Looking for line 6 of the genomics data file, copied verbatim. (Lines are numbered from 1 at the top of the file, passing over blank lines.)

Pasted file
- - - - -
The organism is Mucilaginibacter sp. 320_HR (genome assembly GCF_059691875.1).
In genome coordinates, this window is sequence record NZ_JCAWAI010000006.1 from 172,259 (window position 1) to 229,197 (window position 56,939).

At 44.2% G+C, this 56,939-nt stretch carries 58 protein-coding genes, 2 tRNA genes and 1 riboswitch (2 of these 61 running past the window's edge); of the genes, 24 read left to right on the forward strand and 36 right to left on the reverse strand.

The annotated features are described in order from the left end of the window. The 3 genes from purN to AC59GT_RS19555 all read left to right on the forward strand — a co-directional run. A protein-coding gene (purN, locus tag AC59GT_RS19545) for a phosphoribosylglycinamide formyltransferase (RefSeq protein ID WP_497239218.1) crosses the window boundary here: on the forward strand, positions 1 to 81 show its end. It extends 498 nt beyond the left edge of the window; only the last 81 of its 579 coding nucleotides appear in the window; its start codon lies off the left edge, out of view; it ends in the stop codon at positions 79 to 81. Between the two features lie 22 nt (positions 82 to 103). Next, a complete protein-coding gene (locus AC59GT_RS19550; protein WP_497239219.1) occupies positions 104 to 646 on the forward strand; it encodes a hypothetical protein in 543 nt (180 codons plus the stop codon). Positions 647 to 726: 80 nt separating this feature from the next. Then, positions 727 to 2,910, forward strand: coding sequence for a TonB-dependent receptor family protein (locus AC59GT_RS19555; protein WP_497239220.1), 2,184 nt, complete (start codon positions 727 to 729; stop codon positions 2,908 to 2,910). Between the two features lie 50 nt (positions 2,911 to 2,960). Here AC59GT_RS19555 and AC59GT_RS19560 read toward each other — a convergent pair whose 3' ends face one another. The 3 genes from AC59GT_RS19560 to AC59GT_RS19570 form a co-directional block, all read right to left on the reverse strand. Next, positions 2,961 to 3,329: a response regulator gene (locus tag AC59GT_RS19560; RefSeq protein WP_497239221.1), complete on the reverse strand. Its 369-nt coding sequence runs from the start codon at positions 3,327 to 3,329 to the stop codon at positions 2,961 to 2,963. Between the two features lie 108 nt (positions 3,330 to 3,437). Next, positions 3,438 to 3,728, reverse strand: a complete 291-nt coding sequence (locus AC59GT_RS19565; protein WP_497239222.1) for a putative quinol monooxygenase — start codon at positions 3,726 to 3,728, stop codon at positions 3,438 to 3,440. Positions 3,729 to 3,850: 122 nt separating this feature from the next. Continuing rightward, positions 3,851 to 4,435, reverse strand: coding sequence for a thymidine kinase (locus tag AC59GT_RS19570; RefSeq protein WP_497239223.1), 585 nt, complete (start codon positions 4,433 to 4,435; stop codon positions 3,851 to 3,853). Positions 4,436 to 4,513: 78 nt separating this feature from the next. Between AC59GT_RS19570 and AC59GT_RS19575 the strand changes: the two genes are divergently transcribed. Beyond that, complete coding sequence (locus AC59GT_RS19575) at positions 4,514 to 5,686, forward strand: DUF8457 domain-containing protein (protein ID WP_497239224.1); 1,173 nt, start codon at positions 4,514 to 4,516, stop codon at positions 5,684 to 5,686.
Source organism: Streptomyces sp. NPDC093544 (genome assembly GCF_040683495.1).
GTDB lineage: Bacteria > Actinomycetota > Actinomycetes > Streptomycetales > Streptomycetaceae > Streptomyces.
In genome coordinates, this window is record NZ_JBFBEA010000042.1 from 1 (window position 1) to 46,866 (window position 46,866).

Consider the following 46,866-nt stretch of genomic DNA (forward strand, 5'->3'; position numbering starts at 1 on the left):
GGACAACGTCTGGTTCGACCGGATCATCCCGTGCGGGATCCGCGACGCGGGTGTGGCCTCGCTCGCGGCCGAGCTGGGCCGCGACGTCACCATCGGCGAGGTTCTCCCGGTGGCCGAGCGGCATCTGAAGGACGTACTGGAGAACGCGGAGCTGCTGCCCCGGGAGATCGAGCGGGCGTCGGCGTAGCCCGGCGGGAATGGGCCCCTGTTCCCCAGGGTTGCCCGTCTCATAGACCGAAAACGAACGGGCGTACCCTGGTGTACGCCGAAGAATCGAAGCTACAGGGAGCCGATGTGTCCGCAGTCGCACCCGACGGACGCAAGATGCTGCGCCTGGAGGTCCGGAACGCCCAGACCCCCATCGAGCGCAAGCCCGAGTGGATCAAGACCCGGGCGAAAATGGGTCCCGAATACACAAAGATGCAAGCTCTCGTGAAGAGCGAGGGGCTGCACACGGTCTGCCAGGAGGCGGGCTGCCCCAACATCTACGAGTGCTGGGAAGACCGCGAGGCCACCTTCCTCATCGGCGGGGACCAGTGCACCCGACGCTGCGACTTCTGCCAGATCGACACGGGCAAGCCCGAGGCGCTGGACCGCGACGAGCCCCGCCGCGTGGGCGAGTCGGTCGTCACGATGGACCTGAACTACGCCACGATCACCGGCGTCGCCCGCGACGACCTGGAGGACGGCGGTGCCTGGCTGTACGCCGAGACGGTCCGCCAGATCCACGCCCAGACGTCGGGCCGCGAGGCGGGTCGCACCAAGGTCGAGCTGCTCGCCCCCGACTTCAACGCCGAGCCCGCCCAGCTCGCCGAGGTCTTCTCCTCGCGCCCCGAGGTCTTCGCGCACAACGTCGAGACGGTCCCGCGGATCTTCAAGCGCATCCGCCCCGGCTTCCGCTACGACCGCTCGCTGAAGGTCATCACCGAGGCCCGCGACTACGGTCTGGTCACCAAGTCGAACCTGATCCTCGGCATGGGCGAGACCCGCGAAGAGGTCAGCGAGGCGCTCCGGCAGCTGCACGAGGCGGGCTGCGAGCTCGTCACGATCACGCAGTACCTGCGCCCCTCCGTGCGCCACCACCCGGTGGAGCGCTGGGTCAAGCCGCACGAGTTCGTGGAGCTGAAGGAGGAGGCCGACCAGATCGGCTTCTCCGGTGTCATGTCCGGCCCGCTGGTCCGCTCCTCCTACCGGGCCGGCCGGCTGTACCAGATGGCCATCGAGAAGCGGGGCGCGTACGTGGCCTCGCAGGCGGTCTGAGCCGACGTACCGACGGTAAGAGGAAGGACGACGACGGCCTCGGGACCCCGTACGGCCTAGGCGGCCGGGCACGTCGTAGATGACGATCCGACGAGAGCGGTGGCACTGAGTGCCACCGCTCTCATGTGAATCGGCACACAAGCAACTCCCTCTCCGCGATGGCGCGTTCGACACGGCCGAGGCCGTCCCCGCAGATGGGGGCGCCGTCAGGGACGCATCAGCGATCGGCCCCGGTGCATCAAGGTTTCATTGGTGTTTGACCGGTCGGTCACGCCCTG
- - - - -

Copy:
GTDB lineage: Bacteria > Actinomycetota > Actinomycetes > Streptomycetales > Streptomycetaceae > Streptomyces.